Refrain from Boasting and Bragging
By Father Kenneth Wasilewski
As attested to by the number of articles written about the Eighth Commandment thus far, the Catechism of the Catholic Church has a lot to say about the importance of using the gifts of speech and communication in appropriate ways — ways that both respect the truth and honor God. 
While these teachings apply to all people at all times in history, it seems especially appropriate to take the time to examine them thoroughly now, living in the culture and the time that we do. With the advent of virtually unlimited communication ability for so many people, comes the possibility (even the temptation) for misusing or abusing those same gifts. 
It also seems appropriate to do so at this specific time in our country’s history when a lot of prominent voices can be heard saying contradictory things making discernment of truth more difficult. 
Paying attention to the catechism’s reminders about basing our own speech and communication in Gospel principles is especially important now. Even if we don’t have control over how or what other people might choose to communicate, we do have control over our own communication choices. 
That being said, the catechism mentions an offense against the Eighth Commandment that easily gets overlooked. In section 2481 it warns us against boasting or bragging. 
This might, as with some of the other offenses mentioned, seem to be of little consequence in the grand scheme of things, especially with all the other things happening around us. Nevertheless, it is something necessary to pay attention to if we want to be the best reflection of God’s truth we can be.
There are a few reasons why bragging can be considered an offense against the truth. Sometimes it can be a form of exaggeration. Hence, it can be an example of at least partially obscuring the truth about ourselves (or someone else if we’re bragging about them). But it can also be an offense even if it doesn’t involve exaggeration. 
Boasting often involves heaping praise upon ourselves. Thus it can be an example of acting pridefully — either by thinking too much of ourselves and our accomplishments or by presenting ourselves as someone deserving of greater praise and admiration.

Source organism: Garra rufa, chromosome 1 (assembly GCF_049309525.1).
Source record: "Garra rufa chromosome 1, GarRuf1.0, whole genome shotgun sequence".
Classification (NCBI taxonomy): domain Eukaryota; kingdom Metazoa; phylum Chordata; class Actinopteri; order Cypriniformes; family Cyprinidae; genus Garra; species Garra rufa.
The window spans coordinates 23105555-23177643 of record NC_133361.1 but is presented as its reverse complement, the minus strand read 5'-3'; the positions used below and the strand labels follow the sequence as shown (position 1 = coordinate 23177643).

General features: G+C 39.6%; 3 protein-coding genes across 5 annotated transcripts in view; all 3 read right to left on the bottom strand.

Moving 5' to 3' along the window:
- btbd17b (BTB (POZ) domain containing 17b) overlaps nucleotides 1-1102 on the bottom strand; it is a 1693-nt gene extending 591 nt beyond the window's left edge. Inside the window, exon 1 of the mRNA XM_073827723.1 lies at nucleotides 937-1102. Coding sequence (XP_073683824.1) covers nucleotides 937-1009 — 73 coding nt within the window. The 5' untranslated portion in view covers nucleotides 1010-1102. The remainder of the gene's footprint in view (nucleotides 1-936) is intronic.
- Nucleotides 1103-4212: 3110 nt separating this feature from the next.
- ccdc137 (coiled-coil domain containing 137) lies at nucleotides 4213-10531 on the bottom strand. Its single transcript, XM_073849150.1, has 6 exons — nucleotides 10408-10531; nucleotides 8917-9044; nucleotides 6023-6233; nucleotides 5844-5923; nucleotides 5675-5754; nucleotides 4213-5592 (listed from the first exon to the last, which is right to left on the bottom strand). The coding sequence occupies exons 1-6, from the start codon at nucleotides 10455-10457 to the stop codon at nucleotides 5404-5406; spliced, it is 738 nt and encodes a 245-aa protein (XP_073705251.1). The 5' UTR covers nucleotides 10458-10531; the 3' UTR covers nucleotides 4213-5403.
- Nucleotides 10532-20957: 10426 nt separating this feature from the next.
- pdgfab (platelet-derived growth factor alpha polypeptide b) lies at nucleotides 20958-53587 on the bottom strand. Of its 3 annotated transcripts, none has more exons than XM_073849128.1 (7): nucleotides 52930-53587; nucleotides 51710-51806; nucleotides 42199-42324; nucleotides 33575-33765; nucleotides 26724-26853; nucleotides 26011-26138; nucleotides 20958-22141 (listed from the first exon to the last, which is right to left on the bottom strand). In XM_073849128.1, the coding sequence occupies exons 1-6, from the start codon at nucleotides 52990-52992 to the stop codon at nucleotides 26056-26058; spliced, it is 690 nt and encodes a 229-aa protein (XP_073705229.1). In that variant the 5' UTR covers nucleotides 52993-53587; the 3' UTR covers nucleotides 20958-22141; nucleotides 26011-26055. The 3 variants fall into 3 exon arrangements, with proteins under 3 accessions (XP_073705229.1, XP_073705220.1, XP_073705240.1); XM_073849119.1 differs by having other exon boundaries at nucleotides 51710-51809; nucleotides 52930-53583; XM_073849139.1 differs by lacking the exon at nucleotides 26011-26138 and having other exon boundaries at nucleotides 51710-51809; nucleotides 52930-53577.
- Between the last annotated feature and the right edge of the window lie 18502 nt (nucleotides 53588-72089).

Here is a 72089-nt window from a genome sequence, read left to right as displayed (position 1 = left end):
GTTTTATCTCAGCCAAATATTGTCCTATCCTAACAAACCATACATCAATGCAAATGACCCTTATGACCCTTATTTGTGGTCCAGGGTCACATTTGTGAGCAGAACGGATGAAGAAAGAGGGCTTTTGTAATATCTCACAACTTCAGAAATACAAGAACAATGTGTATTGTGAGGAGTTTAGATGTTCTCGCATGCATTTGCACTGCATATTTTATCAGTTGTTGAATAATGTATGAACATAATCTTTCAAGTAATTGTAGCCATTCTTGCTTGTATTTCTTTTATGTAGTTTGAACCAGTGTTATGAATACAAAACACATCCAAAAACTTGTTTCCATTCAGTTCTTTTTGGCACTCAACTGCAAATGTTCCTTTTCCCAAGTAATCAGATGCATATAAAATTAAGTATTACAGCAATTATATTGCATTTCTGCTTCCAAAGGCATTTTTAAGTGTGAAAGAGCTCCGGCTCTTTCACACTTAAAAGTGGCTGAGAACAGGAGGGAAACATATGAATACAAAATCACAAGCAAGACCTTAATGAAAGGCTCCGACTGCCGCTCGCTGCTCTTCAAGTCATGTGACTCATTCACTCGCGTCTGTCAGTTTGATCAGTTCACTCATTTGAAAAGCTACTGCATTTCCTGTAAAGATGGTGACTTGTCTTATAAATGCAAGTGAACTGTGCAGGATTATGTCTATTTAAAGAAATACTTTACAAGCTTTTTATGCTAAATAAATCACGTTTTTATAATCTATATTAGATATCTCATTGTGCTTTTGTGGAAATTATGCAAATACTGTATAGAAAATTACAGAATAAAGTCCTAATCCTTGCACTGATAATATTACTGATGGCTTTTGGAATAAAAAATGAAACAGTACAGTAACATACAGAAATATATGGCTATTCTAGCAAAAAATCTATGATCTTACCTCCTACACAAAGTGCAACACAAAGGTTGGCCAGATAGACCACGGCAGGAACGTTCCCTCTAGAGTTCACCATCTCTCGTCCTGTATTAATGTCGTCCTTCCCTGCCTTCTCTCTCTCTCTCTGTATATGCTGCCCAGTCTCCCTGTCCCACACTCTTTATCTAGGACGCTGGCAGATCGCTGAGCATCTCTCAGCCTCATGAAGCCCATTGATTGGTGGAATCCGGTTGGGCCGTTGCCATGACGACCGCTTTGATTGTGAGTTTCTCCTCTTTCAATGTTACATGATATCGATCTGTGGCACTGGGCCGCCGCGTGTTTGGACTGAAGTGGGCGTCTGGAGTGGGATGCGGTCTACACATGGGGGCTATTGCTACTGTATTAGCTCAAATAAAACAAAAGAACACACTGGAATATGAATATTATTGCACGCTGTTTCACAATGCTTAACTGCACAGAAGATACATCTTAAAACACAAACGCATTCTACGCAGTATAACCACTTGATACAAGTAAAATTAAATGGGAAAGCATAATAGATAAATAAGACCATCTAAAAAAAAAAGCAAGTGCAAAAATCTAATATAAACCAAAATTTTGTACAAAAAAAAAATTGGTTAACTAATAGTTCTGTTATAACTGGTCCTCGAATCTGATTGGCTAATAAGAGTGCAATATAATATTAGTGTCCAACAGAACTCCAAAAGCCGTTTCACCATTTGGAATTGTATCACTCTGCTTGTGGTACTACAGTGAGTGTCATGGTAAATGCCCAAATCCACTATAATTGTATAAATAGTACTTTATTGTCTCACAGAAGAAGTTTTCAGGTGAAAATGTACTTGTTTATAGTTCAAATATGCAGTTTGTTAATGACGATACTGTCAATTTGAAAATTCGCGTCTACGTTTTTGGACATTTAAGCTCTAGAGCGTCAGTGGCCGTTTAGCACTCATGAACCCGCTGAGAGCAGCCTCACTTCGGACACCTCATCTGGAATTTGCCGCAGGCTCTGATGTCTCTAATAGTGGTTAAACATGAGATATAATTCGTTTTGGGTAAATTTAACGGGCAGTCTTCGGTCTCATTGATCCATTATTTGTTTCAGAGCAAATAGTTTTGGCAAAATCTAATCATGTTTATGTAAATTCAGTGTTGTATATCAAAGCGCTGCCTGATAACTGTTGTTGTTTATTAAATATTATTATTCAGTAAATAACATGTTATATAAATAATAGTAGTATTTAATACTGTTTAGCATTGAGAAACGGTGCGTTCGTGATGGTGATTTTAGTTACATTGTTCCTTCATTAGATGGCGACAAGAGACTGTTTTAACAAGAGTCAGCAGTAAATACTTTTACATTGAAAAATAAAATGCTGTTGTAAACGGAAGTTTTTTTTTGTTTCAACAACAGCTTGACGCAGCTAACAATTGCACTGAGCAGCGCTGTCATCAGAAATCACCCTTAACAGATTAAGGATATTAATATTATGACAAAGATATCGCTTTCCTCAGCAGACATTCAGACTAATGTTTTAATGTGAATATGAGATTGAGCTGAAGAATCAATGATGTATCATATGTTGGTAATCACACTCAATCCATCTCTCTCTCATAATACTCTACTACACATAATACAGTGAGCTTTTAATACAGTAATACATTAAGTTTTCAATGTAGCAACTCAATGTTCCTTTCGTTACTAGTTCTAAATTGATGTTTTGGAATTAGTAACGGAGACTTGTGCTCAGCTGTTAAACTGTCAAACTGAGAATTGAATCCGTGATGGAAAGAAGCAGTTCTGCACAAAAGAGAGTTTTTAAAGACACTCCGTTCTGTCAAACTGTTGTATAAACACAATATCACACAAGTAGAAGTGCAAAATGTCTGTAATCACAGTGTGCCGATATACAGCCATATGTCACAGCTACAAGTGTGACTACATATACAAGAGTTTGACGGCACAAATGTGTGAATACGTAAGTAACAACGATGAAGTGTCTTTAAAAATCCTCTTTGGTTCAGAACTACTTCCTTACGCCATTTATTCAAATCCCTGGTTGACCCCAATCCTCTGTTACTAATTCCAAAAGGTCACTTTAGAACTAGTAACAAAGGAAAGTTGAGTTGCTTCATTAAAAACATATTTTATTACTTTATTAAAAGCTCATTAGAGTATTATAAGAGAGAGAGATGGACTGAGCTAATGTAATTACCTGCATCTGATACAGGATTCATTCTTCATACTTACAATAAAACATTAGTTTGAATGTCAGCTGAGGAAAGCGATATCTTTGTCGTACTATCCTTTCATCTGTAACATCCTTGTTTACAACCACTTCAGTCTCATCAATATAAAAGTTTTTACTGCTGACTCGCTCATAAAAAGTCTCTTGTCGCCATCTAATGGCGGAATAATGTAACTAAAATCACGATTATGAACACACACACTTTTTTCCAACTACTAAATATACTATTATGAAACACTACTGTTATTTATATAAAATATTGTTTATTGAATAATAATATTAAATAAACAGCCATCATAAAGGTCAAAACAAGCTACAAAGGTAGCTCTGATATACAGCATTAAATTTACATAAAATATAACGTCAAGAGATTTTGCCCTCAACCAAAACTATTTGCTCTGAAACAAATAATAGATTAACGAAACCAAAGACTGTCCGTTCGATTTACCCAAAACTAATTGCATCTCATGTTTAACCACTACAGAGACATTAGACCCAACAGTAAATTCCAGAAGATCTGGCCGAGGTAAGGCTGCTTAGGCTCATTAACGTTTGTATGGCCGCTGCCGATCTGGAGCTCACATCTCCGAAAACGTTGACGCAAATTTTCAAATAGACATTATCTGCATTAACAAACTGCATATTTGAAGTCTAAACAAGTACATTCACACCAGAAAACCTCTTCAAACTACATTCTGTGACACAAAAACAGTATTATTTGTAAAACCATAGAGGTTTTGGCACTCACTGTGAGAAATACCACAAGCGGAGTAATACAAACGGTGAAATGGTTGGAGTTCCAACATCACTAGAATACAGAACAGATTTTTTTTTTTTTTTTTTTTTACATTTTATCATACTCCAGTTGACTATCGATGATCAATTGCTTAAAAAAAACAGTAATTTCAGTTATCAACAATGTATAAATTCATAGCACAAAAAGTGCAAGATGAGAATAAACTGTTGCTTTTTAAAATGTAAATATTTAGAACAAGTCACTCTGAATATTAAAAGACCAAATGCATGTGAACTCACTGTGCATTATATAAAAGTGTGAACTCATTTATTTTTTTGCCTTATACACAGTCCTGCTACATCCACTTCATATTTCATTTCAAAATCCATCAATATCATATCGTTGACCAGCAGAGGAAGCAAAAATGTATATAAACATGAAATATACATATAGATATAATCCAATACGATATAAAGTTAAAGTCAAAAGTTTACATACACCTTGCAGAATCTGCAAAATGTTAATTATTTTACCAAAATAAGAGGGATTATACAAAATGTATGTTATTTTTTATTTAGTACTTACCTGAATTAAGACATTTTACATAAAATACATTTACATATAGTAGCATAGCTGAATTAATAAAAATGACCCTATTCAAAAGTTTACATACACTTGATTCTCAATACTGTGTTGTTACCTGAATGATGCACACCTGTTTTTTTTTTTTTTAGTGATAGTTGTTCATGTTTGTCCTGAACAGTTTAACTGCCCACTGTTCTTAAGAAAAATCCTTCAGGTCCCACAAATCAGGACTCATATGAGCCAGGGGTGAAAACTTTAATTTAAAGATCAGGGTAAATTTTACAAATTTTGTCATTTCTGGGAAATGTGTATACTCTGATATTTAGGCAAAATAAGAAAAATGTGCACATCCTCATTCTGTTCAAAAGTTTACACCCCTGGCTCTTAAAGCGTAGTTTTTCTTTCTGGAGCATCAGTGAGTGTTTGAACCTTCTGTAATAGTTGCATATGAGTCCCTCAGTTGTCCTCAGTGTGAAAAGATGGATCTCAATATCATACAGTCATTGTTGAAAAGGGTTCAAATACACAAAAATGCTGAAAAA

Of course, boasting can also be indicative of a certain self-centeredness. In some cases, it might even contribute to the belittling of someone else — even if unintentional. We can probably think of examples where we’ve witnessed this. It would be the classic case of one-upmanship. Rather than congratulate someone for one of their accomplishments, we feel it necessary to show how one of our accomplishments surpasses theirs. The first person walks away from the exchange feeling belittled, unappreciated, or even shamed. 
For some people, this seems to be a very common exchange pattern — as though there is almost an obsession with the need to demonstrate one’s own superiority. Compounding this character flaw might also be the tendency to sincerely believe that they’re justified in speaking this way — being blind to their own boasting.
With all of this being said, where does that leave us in terms of sharing our abilities and accomplishments with others? Or legitimately celebrating our successes? 
It is one thing to share one’s accomplishments with other people — doing so can absolutely be appropriate and good. In fact, it can be a very real example of sharing one’s joy with other people — and at times even bringing them joy. Likewise, never receiving praise or recognition can be psychologically and spiritually harmful.  
But it’s another thing to actively seek the praise or admiration of others by flaunting our accomplishments — sometimes practically demanding their recognition. Herein lies a helpful distinction — am I sharing an accomplishment or flaunting it? Am I seeking to share something good that I’ve experienced or am I sharing in order to seek another’s good words about me? As is so often the case, growth in true humility will help us to know (or learn) the distinction.